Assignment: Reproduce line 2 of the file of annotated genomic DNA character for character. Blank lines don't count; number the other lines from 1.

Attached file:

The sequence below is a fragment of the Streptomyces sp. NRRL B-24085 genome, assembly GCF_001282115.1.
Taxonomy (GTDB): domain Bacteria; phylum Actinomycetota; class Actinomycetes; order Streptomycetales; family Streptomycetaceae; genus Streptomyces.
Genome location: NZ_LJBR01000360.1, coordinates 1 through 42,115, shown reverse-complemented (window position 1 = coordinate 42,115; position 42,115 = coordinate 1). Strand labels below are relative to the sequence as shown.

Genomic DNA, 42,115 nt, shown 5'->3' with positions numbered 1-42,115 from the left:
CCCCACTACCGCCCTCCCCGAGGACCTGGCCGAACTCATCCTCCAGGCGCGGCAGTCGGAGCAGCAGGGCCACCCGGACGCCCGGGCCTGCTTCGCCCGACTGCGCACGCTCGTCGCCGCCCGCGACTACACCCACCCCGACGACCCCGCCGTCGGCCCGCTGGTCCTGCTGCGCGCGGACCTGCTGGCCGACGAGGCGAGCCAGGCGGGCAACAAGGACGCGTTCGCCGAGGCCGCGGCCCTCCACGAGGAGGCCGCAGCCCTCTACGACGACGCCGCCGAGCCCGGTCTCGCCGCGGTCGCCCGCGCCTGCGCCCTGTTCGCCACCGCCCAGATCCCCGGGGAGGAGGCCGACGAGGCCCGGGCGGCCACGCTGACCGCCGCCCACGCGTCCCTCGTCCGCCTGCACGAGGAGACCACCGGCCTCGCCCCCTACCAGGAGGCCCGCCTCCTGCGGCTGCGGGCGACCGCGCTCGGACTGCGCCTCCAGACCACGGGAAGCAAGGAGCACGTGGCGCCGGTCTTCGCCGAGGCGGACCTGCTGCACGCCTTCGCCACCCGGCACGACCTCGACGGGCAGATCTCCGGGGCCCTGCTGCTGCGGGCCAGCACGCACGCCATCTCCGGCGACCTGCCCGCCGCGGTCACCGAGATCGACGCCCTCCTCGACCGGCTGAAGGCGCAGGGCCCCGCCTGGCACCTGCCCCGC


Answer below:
Taxonomy (GTDB): domain Bacteria; phylum Actinomycetota; class Actinomycetes; order Streptomycetales; family Streptomycetaceae; genus Streptomyces.